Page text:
The second day of Manafort’s trial took place at a Virginia courthouse on Wednesday. The trial has so far been notable for the colorful exchanges between the prosecution and Judge T.S. Ellis III, an appointee of Former President Reagan.

The Washington Post: Manafort judge known for being tough during trials.

Ellis has previously expressed concern that the special counsel charged Manafort with crimes that fall outside their purview. Manafort faces more than a dozen corruption and financial fraud charges, but nothing pertaining to the Russia investigation.

On Wednesday, Ellis told the prosecution to stop using the word “oligarch” to describe Russian businessmen and told them to rein-in their facial expressions during his scoldings.

Prosecutors have spent the first two days focusing on Manafort’s lavish lifestyle. On Wednesday, a suitmaker testified on the nearly $1 million Manafort spent on fine clothes.

Ellis has noted that profligacy is not a crime and has urged prosecutors to narrow their focus.

Still, Manafort looks to be in big trouble and is fighting to stay out of jail for the rest of his life.

The special counsel is alleging that he used dozens of foreign bank accounts to hide tens of millions of dollars he earned by consulting for foreign governments.

The New York Times: Mueller inquiry exposes culture of foreign lobbying.

Other interesting news of note about Facebook …

The Hill’s Ali Breland reports that thousands of people attended anti-Trump rallies that were co-organized by groups that Facebook has since banned for being part of a disinformation campaign. Democrats have blamed Russia for being behind those groups. It’s further evidence that the foreign entities were looking to sow division and anger on the left and the right.

> Real people continue to get entangled with fake accounts and pages on Facebook (The New York Times)

> Facebook’s security chief departs for Stanford University (The New York Times).

> Facebook’s prowess is tested by evolving, sophisticated foes creating influence campaigns (The New York Times)


CONGRESS: The Senate agreed on a spending package for four federal departments on Wednesday as it works to meet a Sept. 30 deadline to fund the entire government into the new fiscal year. Senators approved spending for the departments of Agriculture, Transportation, and Housing and Urban Development, as well as financial services and general government (The Hill).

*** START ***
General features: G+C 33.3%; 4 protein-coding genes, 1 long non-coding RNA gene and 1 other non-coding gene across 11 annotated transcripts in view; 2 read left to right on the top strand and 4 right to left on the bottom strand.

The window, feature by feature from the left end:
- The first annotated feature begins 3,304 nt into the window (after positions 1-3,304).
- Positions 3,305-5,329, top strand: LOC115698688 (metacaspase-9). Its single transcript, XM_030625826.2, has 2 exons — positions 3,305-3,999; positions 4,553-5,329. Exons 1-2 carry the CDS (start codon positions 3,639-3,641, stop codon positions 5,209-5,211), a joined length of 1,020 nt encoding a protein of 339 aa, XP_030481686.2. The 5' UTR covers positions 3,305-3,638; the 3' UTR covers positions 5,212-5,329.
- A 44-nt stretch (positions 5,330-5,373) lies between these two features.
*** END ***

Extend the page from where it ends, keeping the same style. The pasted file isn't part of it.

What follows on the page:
> The Senate also approved a compromise $717 billion National Defense Authorization Act aimed at upgrading the military and challenging Chinese foreign investment and telecommunications technology (The Hill). The Senate next turns to legislation to fund the Defense Department, which will likely be bundled with an annual Labor-Health and Human Services-Education measure that leaders hope can attract bipartisan support (Politico).

> Along the way, Senate Republicans followed the lead of colleagues in the House on Wednesday and defeated a Democrat-sponsored plan that would have provided $250 million in federal grants to states to help them protect the integrity of future elections. The GOP resistance emerged despite bipartisan House and Senate worries about outside interference with the upcoming elections (The Hill).

> In the House, the conservative Freedom Caucus has become something of a curiosity, as allies and foes of the renegade group try to plot what may happen if Democrats seize control of the House next year. Some Freedom Caucus members are privately preparing for congressional life in the minority and are strategizing about how to remain relevant if Democrats control the House (The Hill).


ADMINISTRATION: Treasury Department – capital gains tax: The Hill: The notion of lowering the capital gains tax without help from Congress, and in an election year, gives some Republicans pause, but Trump asked his advisers to examine a tax policy change that would largely benefit higher-income taxpayers, his spokeswoman confirmed.